Too many cracks in this eggsistential detective story

An absurd comedy offers a worthwhile study in isolation, but the plotting is haphazard

The Egg is a Lonely Hunter ★★★
Project Arts Centre

This monologue roves through a town so dreary, even the horses are expecting an apocalypse. The end seems neigh in writer-performer Hannah Mamalis’s new comedy, where she plays a shopkeeper with an irrational fear of eggs. A baseless phobia becomes an apt metaphor for an absurd world.

Channelling an eloquently deadpan Alan Rickman, Mamalis's performance finds existential dread in the dull and nauseating detritus of our lives. As her plot revolves around curious discoveries – a dead mother's notebook, a child gone missing – it gradually shows its colours as a detective mystery.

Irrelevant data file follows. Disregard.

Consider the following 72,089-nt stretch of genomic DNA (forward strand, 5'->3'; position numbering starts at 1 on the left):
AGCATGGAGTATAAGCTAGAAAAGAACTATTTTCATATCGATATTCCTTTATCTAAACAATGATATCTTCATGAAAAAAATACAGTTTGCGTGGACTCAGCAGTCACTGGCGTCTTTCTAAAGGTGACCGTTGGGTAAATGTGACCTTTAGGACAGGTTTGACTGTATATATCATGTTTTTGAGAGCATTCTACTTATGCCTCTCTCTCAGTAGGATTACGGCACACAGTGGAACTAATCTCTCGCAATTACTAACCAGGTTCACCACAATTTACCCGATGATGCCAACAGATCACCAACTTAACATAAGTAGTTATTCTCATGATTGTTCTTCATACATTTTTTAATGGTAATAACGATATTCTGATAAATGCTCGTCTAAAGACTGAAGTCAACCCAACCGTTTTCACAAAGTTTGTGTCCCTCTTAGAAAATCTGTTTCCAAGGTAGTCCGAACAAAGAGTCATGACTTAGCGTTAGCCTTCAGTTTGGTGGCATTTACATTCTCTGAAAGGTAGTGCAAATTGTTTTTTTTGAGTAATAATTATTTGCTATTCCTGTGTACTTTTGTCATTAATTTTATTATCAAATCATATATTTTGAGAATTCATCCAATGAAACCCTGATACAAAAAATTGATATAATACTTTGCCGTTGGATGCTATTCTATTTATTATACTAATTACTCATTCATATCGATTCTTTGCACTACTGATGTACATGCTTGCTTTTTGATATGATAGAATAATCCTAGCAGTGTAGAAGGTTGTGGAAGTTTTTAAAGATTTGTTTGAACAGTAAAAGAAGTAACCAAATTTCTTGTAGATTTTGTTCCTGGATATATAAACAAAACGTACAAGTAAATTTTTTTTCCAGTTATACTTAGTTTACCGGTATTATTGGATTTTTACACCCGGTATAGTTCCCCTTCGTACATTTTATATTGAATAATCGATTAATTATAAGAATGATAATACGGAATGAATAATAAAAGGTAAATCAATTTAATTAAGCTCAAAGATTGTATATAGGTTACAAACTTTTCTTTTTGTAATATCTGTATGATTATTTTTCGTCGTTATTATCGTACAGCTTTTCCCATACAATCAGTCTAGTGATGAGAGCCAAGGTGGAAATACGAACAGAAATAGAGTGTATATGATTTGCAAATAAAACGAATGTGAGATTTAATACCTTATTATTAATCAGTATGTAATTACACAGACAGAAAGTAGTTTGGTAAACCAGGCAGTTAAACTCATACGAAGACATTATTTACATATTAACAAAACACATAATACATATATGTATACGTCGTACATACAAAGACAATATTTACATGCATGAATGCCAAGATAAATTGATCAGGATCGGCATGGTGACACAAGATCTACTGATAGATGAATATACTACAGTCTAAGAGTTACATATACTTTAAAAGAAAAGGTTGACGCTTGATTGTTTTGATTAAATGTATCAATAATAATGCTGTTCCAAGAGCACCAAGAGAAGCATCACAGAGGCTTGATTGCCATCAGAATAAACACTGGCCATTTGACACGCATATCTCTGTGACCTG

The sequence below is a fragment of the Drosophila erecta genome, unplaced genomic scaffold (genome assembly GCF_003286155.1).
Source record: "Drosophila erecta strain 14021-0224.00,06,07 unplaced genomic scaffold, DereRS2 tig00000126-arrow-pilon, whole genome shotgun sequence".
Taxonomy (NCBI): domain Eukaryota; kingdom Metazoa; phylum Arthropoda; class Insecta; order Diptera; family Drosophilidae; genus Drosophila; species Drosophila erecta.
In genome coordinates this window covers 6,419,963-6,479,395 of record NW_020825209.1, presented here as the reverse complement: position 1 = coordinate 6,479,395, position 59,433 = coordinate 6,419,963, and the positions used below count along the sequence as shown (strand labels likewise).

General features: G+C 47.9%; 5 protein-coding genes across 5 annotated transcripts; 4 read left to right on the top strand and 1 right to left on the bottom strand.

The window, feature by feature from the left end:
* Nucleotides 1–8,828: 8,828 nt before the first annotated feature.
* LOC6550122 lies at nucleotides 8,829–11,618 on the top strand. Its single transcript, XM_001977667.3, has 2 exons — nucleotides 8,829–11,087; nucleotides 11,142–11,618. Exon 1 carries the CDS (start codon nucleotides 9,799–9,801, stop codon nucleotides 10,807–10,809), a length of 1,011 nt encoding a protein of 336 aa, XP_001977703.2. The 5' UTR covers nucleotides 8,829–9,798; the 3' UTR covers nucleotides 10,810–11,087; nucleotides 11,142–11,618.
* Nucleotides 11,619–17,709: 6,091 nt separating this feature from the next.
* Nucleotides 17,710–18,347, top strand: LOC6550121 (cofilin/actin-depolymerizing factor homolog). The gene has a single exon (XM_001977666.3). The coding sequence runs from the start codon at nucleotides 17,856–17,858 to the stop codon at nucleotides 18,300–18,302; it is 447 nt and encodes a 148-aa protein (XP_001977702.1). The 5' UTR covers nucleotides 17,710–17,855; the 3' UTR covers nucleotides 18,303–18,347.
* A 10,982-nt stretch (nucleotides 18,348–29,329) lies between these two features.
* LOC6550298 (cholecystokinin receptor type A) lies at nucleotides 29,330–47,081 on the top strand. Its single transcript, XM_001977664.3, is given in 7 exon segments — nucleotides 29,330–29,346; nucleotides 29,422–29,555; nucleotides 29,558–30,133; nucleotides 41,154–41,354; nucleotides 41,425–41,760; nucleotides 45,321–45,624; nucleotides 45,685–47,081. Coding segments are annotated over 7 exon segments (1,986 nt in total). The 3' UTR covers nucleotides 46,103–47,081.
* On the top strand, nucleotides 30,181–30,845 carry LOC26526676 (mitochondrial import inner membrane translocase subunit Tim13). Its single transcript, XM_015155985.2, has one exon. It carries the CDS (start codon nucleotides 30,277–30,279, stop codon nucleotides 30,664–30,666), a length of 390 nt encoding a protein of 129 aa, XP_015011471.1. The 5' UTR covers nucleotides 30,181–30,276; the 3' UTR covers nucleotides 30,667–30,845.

But some of the jokes, surreal as they are, tend to distract from the narrative. Director Jeda de Brí’s production tries to hold in check a worthwhile study in isolation, with John Gunning’s lucid lighting evoking panic attacks and anxiety dreams. The plotting, though, remains haphazard. For an audience to keep guessing, they require more vivid clues.

Runs until September 17th

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